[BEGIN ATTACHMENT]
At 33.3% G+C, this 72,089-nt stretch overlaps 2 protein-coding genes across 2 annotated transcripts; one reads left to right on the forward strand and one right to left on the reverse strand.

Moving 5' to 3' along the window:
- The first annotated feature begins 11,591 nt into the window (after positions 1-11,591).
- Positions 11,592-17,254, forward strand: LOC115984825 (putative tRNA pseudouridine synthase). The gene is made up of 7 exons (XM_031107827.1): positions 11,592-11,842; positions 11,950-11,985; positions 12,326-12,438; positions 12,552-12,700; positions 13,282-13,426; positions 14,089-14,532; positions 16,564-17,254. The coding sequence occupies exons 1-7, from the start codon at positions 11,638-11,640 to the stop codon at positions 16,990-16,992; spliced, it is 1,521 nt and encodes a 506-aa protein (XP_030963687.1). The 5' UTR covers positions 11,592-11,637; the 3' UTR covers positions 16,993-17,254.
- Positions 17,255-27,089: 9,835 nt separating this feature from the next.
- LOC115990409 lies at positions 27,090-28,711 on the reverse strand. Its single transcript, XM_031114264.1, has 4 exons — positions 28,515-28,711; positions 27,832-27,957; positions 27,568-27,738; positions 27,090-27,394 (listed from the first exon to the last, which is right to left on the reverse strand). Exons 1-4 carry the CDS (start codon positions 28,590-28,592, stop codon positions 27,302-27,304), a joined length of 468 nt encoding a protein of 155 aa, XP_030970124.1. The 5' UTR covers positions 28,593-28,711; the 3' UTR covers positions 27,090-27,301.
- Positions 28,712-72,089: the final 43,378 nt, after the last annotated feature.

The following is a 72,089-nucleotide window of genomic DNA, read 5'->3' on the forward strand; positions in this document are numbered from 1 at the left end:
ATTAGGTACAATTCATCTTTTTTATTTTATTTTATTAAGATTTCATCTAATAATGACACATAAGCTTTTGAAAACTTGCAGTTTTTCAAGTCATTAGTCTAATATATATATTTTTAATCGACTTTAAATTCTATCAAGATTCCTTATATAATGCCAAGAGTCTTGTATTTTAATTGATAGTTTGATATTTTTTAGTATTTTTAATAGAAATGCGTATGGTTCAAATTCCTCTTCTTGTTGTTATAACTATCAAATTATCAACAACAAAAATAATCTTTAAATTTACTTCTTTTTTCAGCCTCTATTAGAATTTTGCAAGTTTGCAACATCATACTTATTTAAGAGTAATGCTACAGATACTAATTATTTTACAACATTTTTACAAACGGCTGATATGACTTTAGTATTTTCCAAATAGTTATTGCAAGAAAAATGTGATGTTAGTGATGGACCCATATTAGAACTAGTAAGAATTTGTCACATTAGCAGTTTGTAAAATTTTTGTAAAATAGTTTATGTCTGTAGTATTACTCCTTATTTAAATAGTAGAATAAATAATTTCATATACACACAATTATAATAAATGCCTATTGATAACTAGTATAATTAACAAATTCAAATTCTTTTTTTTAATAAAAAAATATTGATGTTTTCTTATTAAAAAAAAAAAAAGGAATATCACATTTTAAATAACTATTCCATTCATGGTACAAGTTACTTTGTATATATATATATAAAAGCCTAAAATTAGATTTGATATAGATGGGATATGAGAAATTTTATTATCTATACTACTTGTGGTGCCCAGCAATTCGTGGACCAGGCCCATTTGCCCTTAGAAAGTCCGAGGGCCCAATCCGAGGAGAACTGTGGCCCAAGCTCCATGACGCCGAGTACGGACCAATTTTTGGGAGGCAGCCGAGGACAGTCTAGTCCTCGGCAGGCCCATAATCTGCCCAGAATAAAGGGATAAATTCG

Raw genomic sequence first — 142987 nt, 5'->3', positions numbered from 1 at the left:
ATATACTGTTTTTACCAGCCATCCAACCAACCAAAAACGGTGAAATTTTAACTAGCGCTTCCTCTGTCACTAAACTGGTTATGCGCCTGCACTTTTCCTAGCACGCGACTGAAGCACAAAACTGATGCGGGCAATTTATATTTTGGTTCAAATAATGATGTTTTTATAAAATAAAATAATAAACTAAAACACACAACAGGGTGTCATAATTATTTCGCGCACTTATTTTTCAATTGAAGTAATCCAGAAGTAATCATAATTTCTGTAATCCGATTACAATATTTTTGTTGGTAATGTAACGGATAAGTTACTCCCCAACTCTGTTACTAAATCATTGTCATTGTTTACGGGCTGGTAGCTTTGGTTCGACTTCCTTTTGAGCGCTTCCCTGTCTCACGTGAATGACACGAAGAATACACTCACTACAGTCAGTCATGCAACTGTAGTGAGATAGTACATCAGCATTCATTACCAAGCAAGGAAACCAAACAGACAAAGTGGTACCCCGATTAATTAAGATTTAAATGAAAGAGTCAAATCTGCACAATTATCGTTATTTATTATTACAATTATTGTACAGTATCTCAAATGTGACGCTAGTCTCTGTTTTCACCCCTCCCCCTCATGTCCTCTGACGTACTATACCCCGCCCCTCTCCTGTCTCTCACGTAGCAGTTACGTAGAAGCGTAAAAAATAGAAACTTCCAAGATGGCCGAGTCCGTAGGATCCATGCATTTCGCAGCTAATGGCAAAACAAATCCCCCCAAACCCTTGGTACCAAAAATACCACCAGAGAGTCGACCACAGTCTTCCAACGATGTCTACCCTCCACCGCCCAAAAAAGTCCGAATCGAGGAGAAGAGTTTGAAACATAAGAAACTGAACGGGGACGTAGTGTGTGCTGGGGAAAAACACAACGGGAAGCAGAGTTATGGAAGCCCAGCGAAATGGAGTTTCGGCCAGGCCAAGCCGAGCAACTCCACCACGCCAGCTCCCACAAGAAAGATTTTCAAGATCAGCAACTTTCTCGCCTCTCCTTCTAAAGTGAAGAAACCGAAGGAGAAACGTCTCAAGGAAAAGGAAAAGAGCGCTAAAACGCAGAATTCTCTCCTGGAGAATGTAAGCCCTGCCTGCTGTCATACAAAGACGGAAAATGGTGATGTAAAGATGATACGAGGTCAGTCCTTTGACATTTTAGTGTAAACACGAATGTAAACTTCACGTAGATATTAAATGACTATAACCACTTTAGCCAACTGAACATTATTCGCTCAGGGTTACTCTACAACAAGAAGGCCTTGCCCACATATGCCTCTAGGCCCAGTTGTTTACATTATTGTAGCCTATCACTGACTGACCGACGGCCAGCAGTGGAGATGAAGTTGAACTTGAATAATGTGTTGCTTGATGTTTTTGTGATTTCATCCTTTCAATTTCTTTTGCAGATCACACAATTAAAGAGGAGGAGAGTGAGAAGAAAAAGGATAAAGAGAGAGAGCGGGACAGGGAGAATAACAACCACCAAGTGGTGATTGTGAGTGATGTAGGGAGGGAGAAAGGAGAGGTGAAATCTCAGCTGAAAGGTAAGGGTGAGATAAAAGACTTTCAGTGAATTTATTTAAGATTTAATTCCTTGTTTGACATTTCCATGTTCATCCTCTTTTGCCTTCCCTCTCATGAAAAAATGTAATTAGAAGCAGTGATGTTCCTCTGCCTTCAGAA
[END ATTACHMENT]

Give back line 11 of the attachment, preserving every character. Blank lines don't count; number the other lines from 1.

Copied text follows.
ATATACTGTTTTTACCAGCCATCCAACCAACCAAAAACGGTGAAATTTTAACTAGCGCTTCCTCTGTCACTAAACTGGTTATGCGCCTGCACTTTTCCTAGCACGCGACTGAAGCACAAAACTGATGCGGGCAATTTATATTTTGGTTCAAATAATGATGTTTTTATAAAATAAAATAATAAACTAAAACACACAACAGGGTGTCATAATTATTTCGCGCACTTATTTTTCAATTGAAGTAATCCAGAAGTAATCATAATTTCTGTAATCCGATTACAATATTTTTGTTGGTAATGTAACGGATAAGTTACTCCCCAACTCTGTTACTAAATCATTGTCATTGTTTACGGGCTGGTAGCTTTGGTTCGACTTCCTTTTGAGCGCTTCCCTGTCTCACGTGAATGACACGAAGAATACACTCACTACAGTCAGTCATGCAACTGTAGTGAGATAGTACATCAGCATTCATTACCAAGCAAGGAAACCAAACAGACAAAGTGGTACCCCGATTAATTAAGATTTAAATGAAAGAGTCAAATCTGCACAATTATCGTTATTTATTATTACAATTATTGTACAGTATCTCAAATGTGACGCTAGTCTCTGTTTTCACCCCTCCCCCTCATGTCCTCTGACGTACTATACCCCGCCCCTCTCCTGTCTCTCACGTAGCAGTTACGTAGAAGCGTAAAAAATAGAAACTTCCAAGATGGCCGAGTCCGTAGGATCCATGCATTTCGCAGCTAATGGCAAAACAAATCCCCCCAAACCCTTGGTACCAAAAATACCACCAGAGAGTCGACCACAGTCTTCCAACGATGTCTACCCTCCACCGCCCAAAAAAGTCCGAATCGAGGAGAAGAGTTTGAAACATAAGAAACTGAACGGGGACGTAGTGTGTGCTGGGGAAAAACACAACGGGAAGCAGAGTTATGGAAGCCCAGCGAAATGGAGTTTCGGCCAGGCCAAGCCGAGCAACTCCACCACGCCAGCTCCCACAAGAAAGATTTTCAAGATCAGCAACTTTCTCGCCTCTCCTTCTAAAGTGAAGAAACCGAAGGAGAAACGTCTCAAGGAAAAGGAAAAGAGCGCTAAAACGCAGAATTCTCTCCTGGAGAATGTAAGCCCTGCCTGCTGTCATACAAAGACGGAAAATGGTGATGTAAAGATGATACGAGGTCAGTCCTTTGACATTTTAGTGTAAACACGAATGTAAACTTCACGTAGATATTAAATGACTATAACCACTTTAGCCAACTGAACATTATTCGCTCAGGGTTACTCTACAACAAGAAGGCCTTGCCCACATATGCCTCTAGGCCCAGTTGTTTACATTATTGTAGCCTATCACTGACTGACCGACGGCCAGCAGTGGAGATGAAGTTGAACTTGAATAATGTGTTGCTTGATGTTTTTGTGATTTCATCCTTTCAATTTCTTTTGCAGATCACACAATTAAAGAGGAGGAGAGTGAGAAGAAAAAGGATAAAGAGAGAGAGCGGGACAGGGAGAATAACAACCACCAAGTGGTGATTGTGAGTGATGTAGGGAGGGAGAAAGGAGAGGTGAAATCTCAGCTGAAAGGTAAGGGTGAGATAAAAGACTTTCAGTGAATTTATTTAAGATTTAATTCCTTGTTTGACATTTCCATGTTCATCCTCTTTTGCCTTCCCTCTCATGAAAAAATGTAATTAGAAGCAGTGATGTTCCTCTGCCTTCAGAA